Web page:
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Writing Center at University of Washington: Proper English is Racist

And here’s ANOTHER news item that you can’t believe is serious…but, sadly, is.

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The Daily Caller reports that at the Tacoma campus of the University of Washington, there hangs a sign - a poster, really - in the school’s Writing Center that both declares and “explains” that racism is an inherent part of society, including within the English language.

How about THAT?

Now, if you knew nothing else, you might likely assume that such a poster is the product of a group of dissatisfied social justice warrior students, perhaps even a student contingent of Black Lives Matter.

You’d be wrong.

This poster explaining how racist all of society and language is…is the “brainchild” of the director and staff of the Writing Center itself.

Dr. Asao Inoue, the Center’s director, appears to be the person most responsible for the curious emphasis on social justice over the traditional, competent expression of English.

The ideas expressed on the poster are something to behold, that’s for sure. Saying “the racist conditions of our society are not simply a matter of bias or prejudice that some people hold,” the poster flatly declares that “racism is the normal condition of things,” and that “it is in the systems, structures, rules, languages, expectations, and guidelines that make up our classes, school, and society.”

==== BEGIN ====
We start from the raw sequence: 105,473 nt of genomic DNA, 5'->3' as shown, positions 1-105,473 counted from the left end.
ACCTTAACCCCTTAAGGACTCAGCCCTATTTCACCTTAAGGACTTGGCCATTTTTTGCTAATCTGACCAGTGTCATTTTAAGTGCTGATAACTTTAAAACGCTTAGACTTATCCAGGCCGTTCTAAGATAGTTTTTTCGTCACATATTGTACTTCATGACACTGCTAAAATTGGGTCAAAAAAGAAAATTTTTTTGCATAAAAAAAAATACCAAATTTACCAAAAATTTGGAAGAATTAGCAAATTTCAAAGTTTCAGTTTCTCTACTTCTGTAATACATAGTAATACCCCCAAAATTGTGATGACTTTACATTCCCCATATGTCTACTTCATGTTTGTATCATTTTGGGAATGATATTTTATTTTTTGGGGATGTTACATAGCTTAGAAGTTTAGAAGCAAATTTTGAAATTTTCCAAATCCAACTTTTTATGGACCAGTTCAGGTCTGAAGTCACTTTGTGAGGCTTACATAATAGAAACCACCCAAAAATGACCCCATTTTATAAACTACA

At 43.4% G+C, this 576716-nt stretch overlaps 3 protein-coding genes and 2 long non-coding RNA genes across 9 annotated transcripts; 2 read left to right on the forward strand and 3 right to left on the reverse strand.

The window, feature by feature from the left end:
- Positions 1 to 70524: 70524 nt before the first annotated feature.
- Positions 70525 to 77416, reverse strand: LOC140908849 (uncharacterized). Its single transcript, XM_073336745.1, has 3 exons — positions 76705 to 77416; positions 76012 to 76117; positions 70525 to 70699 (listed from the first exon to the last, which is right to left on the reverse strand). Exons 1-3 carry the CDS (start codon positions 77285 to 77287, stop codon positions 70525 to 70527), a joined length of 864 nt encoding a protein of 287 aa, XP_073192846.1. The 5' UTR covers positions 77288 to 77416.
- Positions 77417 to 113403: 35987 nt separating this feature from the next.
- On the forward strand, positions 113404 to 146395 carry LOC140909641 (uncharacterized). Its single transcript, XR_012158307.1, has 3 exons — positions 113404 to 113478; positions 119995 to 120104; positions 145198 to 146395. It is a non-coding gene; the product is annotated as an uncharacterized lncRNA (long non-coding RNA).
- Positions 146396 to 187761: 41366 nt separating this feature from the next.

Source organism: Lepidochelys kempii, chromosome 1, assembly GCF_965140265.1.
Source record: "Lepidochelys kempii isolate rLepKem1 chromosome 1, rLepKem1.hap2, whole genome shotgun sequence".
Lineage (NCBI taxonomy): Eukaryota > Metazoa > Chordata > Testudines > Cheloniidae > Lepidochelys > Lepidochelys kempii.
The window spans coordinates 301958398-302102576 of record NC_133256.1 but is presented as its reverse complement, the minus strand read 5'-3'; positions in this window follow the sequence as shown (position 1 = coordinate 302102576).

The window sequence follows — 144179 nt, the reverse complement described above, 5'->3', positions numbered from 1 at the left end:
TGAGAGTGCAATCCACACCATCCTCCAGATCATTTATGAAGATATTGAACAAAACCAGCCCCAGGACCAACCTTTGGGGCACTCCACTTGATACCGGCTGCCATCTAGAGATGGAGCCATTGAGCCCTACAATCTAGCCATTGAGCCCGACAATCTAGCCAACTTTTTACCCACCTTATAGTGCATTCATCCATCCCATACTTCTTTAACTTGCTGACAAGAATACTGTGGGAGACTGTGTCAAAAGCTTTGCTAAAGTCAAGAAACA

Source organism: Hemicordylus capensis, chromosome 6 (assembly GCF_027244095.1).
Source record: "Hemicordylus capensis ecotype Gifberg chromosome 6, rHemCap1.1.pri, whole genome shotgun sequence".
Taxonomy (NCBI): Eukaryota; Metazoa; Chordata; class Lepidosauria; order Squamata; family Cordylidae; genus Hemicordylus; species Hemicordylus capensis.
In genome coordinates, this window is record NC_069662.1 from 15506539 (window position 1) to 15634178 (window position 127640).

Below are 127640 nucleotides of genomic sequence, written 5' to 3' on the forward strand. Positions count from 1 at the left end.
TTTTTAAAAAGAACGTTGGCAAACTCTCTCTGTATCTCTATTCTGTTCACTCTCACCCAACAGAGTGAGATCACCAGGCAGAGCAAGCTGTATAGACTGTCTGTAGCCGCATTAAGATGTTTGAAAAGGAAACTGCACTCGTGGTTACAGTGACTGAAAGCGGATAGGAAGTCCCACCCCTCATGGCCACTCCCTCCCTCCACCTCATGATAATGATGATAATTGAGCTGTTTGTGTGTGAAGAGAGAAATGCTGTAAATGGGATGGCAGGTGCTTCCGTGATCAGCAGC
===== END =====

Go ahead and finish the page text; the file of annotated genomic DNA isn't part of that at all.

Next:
Doesn’t leave much out, does it?

Have no fear, though; the staff of the Writing Center goes on to say that they are all set to combat the presence of racism in the English language:

“The writing center consultants and staff promise to listen and look carefully and compassionately for ways that we may unintentionally perpetuate racism or social injustice, actively engaging in antiracist practices.”

“We also realize that racism is connected to other forms of social injustice, such as classism, sexism, heteronormative assumptions, etc., in similar ways. We promise further to do our best to compassionately address these issues as they pertain to student writing as well.”

Good. This way, the students who pass through the Writing Center will be amply prepared to communicate with particular effectiveness should any find themselves working on the newsletter at the local loony bin.

By Robert G. Yetman, Jr. Editor At Large

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